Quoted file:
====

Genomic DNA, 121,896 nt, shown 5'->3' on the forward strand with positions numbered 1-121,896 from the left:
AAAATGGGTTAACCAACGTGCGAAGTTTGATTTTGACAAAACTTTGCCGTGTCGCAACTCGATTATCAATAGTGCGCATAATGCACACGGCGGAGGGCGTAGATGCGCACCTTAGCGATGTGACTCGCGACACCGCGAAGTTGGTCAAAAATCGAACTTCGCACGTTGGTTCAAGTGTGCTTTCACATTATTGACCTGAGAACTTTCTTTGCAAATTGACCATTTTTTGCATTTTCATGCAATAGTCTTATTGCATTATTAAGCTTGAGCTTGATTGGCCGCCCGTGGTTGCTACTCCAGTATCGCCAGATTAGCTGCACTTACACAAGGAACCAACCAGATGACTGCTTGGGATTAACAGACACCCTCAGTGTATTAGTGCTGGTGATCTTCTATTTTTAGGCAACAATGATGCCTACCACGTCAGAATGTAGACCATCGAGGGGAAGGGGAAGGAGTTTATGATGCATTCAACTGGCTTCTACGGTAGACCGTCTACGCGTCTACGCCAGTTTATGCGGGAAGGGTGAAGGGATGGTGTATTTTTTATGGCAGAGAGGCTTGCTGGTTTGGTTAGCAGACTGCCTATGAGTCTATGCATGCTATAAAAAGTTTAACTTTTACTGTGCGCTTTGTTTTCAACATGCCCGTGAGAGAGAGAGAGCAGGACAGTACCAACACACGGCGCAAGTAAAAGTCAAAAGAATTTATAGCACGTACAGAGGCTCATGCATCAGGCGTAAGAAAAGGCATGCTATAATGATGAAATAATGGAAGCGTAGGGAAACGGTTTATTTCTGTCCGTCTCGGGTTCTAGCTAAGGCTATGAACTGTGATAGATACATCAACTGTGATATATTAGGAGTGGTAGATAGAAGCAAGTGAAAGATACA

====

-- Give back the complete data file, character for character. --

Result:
Genomic DNA, 121,896 nt, shown 5'->3' on the forward strand with positions numbered 1-121,896 from the left:
AAAATGGGTTAACCAACGTGCGAAGTTTGATTTTGACAAAACTTTGCCGTGTCGCAACTCGATTATCAATAGTGCGCATAATGCACACGGCGGAGGGCGTAGATGCGCACCTTAGCGATGTGACTCGCGACACCGCGAAGTTGGTCAAAAATCGAACTTCGCACGTTGGTTCAAGTGTGCTTTCACATTATTGACCTGAGAACTTTCTTTGCAAATTGACCATTTTTTGCATTTTCATGCAATAGTCTTATTGCATTATTAAGCTTGAGCTTGATTGGCCGCCCGTGGTTGCTACTCCAGTATCGCCAGATTAGCTGCACTTACACAAGGAACCAACCAGATGACTGCTTGGGATTAACAGACACCCTCAGTGTATTAGTGCTGGTGATCTTCTATTTTTAGGCAACAATGATGCCTACCACGTCAGAATGTAGACCATCGAGGGGAAGGGGAAGGAGTTTATGATGCATTCAACTGGCTTCTACGGTAGACCGTCTACGCGTCTACGCCAGTTTATGCGGGAAGGGTGAAGGGATGGTGTATTTTTTATGGCAGAGAGGCTTGCTGGTTTGGTTAGCAGACTGCCTATGAGTCTATGCATGCTATAAAAAGTTTAACTTTTACTGTGCGCTTTGTTTTCAACATGCCCGTGAGAGAGAGAGAGCAGGACAGTACCAACACACGGCGCAAGTAAAAGTCAAAAGAATTTATAGCACGTACAGAGGCTCATGCATCAGGCGTAAGAAAAGGCATGCTATAATGATGAAATAATGGAAGCGTAGGGAAACGGTTTATTTCTGTCCGTCTCGGGTTCTAGCTAAGGCTATGAACTGTGATAGATACATCAACTGTGATATATTAGGAGTGGTAGATAGAAGCAAGTGAAAGATACA